|Title:||Technical Note: The design and function of a horizontal patient rotation system for the purposes of fixed-beam cancer radiotherapy.|
|Citation:||Med Phys. 2017 Jun;44(6):2490-2502.|
|Abstract:||PURPOSE: Cancer radiation therapy treatment is performed by delivering a 3D dose distribution to the tumor via the relative rotation between beam and patient. While most modern machines rotate the radiation beam around a still patient, the treatment can also be delivered by rotating the patient relative to a fixed beam. Fixed-beam, patient rotation radiotherapy machines show promise for reducing the size, surface area footprint, and shielding requirements compared with rotating gantry machines. In this Technical Note, we describe the development of a bespoke horizontal patient rotation system for the purposes of a fixed-beam cancer radiotherapy architecture. METHODS: A horizontal Patient Rotation System was designed in accordance with the appropriate standards pertaining to performance and safety of medical electrical equipment and medical linear accelerators (ISO 9001, IEC 60601-1, IEC 60601-2-1, ISO 14971, ISO 13485, 21CFR820, IEC 62304, Machinery Directive 98/37/EC). The principal criteria for the design were safety, patient comfort, real-time control and the ability to be integrated with other radiation therapy componentry (including a linear accelerator and kV imaging systems). RESULTS: A first of its kind device for securing, immobilizing, translating, and rotating patients has been designed and built and tested against 161 different design, safety, and usability specifications. The device has real-time control for all critical applications. CONCLUSIONS: We designed and built a bespoke device which can translate and rotate patients 360° around a horizontal axis. The device meets all design and safety criteria with early usability tests indicating a high degree of comfort and utility. The system has been installed in a clinical bunker, integrated with a fixed-beam linear accelerator and is currently being commissioned for the purposes of cancer radiotherapy treatment.|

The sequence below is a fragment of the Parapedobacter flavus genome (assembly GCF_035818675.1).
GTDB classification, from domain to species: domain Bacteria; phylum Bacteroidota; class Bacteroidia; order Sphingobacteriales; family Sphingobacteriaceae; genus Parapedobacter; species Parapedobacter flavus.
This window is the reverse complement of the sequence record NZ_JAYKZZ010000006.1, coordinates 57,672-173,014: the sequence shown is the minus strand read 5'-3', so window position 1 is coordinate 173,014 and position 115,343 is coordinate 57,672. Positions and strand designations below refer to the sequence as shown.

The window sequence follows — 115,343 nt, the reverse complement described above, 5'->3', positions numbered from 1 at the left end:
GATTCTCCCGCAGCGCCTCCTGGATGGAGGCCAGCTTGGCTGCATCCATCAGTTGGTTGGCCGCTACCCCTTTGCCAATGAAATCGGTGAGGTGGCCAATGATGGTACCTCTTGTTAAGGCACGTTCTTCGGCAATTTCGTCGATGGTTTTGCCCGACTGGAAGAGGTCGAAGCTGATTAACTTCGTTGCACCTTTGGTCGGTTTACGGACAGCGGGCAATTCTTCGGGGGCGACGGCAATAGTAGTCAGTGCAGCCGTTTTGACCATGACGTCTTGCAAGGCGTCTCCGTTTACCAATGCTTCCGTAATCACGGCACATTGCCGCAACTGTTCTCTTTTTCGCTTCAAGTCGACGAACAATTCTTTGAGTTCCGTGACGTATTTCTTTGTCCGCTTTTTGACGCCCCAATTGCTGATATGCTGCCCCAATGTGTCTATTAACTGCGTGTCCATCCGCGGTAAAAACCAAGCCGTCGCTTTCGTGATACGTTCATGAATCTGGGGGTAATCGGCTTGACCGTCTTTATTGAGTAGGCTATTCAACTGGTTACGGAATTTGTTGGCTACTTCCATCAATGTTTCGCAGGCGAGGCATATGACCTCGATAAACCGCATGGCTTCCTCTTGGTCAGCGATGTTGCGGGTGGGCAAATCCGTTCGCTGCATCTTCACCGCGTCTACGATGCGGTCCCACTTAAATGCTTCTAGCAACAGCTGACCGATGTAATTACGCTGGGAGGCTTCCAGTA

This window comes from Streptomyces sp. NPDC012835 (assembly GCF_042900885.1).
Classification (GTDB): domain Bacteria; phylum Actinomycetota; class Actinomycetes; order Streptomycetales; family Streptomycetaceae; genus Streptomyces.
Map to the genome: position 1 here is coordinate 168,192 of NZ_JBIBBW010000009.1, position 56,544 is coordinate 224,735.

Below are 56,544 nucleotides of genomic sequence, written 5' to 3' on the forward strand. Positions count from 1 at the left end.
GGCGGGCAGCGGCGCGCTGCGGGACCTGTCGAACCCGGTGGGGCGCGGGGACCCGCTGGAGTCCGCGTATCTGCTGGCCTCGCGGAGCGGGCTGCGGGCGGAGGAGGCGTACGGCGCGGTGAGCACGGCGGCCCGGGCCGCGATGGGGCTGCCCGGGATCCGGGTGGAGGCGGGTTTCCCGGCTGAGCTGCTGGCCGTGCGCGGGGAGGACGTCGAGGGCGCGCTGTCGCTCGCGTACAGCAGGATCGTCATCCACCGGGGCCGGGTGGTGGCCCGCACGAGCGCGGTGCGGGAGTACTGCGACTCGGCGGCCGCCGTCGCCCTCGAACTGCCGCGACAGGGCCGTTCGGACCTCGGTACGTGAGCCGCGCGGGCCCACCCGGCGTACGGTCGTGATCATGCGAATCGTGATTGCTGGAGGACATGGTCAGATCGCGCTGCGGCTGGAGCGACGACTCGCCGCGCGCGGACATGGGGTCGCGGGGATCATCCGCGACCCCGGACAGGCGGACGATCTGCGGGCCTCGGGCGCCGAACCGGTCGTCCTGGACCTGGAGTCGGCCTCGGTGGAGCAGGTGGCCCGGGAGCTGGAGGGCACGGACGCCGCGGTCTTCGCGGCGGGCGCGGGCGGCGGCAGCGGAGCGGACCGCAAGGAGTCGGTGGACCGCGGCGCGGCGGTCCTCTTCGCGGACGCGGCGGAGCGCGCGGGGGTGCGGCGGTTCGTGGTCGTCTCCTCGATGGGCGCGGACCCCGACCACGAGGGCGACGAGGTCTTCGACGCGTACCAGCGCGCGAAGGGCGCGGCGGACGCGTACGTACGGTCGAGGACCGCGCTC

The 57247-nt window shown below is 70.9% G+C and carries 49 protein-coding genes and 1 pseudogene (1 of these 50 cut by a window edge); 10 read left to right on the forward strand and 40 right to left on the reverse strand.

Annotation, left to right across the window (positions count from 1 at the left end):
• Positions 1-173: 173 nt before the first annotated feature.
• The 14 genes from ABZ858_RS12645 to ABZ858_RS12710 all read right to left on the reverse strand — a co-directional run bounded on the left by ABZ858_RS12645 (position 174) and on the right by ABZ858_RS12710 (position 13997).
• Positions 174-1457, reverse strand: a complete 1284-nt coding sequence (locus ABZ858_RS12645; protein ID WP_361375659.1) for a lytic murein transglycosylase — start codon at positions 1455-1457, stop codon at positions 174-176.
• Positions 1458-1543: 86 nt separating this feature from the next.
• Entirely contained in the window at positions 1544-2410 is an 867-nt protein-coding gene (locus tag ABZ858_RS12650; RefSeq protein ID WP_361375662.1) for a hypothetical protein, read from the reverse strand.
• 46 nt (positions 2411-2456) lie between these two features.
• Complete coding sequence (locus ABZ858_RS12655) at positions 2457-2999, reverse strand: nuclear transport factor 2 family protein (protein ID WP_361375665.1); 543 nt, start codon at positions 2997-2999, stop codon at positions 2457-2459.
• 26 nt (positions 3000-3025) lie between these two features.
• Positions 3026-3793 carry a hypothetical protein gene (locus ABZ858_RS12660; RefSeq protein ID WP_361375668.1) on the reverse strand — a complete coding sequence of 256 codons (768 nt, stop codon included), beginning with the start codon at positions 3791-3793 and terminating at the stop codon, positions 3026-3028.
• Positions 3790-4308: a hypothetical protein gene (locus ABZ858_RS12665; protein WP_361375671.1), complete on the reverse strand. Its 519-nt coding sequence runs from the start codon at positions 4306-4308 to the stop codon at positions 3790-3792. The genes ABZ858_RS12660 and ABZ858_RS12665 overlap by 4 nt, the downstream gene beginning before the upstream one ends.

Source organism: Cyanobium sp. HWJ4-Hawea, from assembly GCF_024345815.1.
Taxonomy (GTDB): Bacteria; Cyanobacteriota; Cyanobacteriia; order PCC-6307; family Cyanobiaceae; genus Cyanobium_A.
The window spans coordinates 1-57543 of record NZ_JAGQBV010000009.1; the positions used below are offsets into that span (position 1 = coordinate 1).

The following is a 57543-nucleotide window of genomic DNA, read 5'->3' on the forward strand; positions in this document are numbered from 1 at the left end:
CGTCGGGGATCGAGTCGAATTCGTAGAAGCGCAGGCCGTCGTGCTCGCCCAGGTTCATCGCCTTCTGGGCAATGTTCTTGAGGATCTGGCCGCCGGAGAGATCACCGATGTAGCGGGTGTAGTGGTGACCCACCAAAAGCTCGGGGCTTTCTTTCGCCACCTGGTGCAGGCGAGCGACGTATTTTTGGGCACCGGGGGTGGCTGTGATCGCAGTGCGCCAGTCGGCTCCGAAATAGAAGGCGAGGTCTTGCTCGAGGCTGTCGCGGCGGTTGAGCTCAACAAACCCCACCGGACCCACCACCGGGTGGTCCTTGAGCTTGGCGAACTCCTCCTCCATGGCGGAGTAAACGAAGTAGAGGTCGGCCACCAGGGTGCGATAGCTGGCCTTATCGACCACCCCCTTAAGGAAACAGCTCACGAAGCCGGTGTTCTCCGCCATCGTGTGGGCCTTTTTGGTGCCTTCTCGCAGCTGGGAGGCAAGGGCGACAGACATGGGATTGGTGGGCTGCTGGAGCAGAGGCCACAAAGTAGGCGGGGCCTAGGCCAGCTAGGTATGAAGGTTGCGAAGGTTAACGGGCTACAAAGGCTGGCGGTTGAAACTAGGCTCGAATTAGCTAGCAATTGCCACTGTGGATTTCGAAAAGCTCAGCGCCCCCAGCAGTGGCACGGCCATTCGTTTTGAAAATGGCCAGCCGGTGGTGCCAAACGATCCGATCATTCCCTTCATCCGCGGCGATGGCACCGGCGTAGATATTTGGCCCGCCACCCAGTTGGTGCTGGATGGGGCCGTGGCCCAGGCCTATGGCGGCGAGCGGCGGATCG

|Type of Work:||Article|
|Type of Publication:||Pre-print|
|Appears in Collections:||Research Papers and Publications. Sydney Medical School|
|Feain_2017.pdf||44.99 MB||Adobe PDF|
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